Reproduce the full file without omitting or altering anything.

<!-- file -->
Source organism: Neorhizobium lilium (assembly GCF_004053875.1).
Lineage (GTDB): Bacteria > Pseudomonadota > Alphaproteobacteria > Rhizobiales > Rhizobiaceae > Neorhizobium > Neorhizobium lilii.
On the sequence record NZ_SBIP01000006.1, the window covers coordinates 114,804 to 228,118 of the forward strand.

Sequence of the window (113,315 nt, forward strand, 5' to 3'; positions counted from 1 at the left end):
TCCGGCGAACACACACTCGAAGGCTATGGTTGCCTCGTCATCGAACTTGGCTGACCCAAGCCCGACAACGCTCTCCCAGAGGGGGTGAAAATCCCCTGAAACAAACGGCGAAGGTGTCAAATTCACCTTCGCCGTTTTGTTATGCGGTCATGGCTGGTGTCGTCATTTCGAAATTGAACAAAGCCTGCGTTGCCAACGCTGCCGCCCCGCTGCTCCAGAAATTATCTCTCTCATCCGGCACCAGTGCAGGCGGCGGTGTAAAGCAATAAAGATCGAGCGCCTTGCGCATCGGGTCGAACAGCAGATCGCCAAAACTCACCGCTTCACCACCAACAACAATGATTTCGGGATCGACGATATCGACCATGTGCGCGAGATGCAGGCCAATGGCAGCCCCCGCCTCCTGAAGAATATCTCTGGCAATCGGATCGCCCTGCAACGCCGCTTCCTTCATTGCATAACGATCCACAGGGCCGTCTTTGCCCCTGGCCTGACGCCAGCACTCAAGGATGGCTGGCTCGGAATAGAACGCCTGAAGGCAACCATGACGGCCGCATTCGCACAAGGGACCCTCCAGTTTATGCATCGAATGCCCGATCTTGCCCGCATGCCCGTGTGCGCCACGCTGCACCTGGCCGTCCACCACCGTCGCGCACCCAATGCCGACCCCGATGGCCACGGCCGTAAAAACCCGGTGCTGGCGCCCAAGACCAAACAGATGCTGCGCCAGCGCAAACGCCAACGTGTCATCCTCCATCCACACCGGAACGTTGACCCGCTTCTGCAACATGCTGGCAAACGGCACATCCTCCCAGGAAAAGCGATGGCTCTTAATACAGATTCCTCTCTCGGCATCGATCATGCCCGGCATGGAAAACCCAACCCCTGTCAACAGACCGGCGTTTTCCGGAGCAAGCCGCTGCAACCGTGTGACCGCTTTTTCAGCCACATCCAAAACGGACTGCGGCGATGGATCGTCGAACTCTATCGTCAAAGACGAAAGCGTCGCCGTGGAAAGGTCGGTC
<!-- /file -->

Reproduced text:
Source organism: Neorhizobium lilium (assembly GCF_004053875.1).
Lineage (GTDB): Bacteria > Pseudomonadota > Alphaproteobacteria > Rhizobiales > Rhizobiaceae > Neorhizobium > Neorhizobium lilii.
On the sequence record NZ_SBIP01000006.1, the window covers coordinates 114,804 to 228,118 of the forward strand.

Sequence of the window (113,315 nt, forward strand, 5' to 3'; positions counted from 1 at the left end):
TCCGGCGAACACACACTCGAAGGCTATGGTTGCCTCGTCATCGAACTTGGCTGACCCAAGCCCGACAACGCTCTCCCAGAGGGGGTGAAAATCCCCTGAAACAAACGGCGAAGGTGTCAAATTCACCTTCGCCGTTTTGTTATGCGGTCATGGCTGGTGTCGTCATTTCGAAATTGAACAAAGCCTGCGTTGCCAACGCTGCCGCCCCGCTGCTCCAGAAATTATCTCTCTCATCCGGCACCAGTGCAGGCGGCGGTGTAAAGCAATAAAGATCGAGCGCCTTGCGCATCGGGTCGAACAGCAGATCGCCAAAACTCACCGCTTCACCACCAACAACAATGATTTCGGGATCGACGATATCGACCATGTGCGCGAGATGCAGGCCAATGGCAGCCCCCGCCTCCTGAAGAATATCTCTGGCAATCGGATCGCCCTGCAACGCCGCTTCCTTCATTGCATAACGATCCACAGGGCCGTCTTTGCCCCTGGCCTGACGCCAGCACTCAAGGATGGCTGGCTCGGAATAGAACGCCTGAAGGCAACCATGACGGCCGCATTCGCACAAGGGACCCTCCAGTTTATGCATCGAATGCCCGATCTTGCCCGCATGCCCGTGTGCGCCACGCTGCACCTGGCCGTCCACCACCGTCGCGCACCCAATGCCGACCCCGATGGCCACGGCCGTAAAAACCCGGTGCTGGCGCCCAAGACCAAACAGATGCTGCGCCAGCGCAAACGCCAACGTGTCATCCTCCATCCACACCGGAACGTTGACCCGCTTCTGCAACATGCTGGCAAACGGCACATCCTCCCAGGAAAAGCGATGGCTCTTAATACAGATTCCTCTCTCGGCATCGATCATGCCCGGCATGGAAAACCCAACCCCTGTCAACAGACCGGCGTTTTCCGGAGCAAGCCGCTGCAACCGTGTGACCGCTTTTTCAGCCACATCCAAAACGGACTGCGGCGATGGATCGTCGAACTCTATCGTCAAAGACGAAAGCGTCGCCGTGGAAAGGTCGGTC